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Defeating COVID locally means addressing vaccine hesitancy globally

Defeating COVID locally means addressing vaccine hesitancy globally
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The global health community is investing billions of dollars in making sure COVID-19 vaccines are delivered to inoculate people even in the most resource constrained countries, and rightly so. Equal access to the vaccine is an issue of fairness and justice.

Yet an issue that is just as pressing as putting pallets on airplanes and lining up solar-powered freezers is overcoming vaccine hesitancy. It will be an effort to win the hearts and minds of those whom the world has often overlooked, from the slums of Nairobi to the favelas of Rio and every field and farm in between. 

The issue of vaccine hesitancy is getting a lot of attention in the U.S. A Kaiser Family Foundation analysis warned recently that the number of willing COVID vaccine recipients is rapidly diminishing and supply will exceed demand in the coming weeks. But vaccine hesitancy is a critical international issue as well. If we don’t instill confidence in the vaccines and generate demand, we will not be successful in containing the pandemic.  

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Even before the outbreak of COVID-19, the World Health Organization singled out vaccine hesitancy as one of the top 10 global health threats. There are troubling signs that this skepticism could be a hindrance in getting the COVID-19 vaccine into arms around the world. A recent study of African attitudes toward the COVID-19 vaccine in The Lancet revealed cause for both optimism and concern. It found that four out of five respondents would take the vaccine — if they were convinced it was safe and effective. The positive response ranged from a high of 94 percent in Ethiopia to a troubling 59 percent in the Democratic Republic of Congo. Another recent survey found a COVID-19 vaccine acceptance rate of just 28 percent among health care workers in the DRC. Until he died of the virus in March, Tanzanian President John Magufuli refused use of the vaccine outright, a stance his successor, President Samia Suluhu Hassan, appears to be reconsidering. Madagascar had the same stance until it recently reconsidered and joined the WHO-led COVAX initiative, which will administer the AstraZeneca vaccine.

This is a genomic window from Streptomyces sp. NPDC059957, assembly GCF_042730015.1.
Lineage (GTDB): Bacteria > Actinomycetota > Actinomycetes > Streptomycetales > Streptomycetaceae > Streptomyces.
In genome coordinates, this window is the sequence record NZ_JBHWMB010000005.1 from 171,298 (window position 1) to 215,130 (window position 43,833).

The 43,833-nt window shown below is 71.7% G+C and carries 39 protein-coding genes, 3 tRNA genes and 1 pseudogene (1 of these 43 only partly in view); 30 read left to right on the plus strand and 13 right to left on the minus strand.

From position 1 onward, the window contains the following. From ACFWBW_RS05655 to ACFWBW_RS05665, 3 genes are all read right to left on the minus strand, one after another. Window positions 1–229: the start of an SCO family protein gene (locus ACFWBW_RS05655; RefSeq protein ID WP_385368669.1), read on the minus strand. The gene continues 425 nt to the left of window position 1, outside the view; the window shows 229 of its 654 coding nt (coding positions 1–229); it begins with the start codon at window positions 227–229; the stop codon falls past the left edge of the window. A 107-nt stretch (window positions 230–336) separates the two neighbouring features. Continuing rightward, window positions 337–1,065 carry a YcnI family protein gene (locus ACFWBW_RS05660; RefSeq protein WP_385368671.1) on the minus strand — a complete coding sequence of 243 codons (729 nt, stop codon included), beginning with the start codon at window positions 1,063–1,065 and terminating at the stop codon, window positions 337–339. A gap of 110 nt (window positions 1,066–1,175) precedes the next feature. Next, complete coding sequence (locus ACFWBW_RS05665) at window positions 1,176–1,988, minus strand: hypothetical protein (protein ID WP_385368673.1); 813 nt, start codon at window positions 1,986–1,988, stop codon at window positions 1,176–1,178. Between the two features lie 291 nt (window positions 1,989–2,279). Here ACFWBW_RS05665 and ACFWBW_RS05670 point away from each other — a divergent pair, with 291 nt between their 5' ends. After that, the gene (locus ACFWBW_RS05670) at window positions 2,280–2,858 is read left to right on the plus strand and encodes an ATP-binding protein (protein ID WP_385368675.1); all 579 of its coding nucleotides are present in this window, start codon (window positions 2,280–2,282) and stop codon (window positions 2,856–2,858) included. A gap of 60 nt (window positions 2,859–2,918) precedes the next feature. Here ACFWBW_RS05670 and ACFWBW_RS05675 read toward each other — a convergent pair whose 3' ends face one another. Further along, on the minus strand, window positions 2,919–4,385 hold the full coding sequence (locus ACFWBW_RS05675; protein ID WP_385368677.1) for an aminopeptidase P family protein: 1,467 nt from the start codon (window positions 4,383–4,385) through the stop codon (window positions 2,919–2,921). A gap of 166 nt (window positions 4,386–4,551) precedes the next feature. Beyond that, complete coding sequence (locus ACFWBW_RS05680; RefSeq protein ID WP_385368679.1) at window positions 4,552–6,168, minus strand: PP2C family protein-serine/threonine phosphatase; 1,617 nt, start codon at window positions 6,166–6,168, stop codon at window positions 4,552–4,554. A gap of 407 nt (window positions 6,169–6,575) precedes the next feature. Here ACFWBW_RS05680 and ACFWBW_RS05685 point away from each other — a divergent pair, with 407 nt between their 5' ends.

Reluctance to receive one of the COVID-19 vaccines is a growing problem in Latin America as well, according to a recent Florida International University study. “The anti-vaccine movement from Europe and the United States is gaining traction in Latin America,” FIU professor Maria Elena Villar told the Miami Herald.

Some of the reluctance in Africa is being fueled by the negative press in Europe about isolated cases of blood clots related to the AstraZeneca vaccine. Most African countries received AstraZeneca as part of their first COVAX shipments and are struggling with how to instill confidence in the vaccine.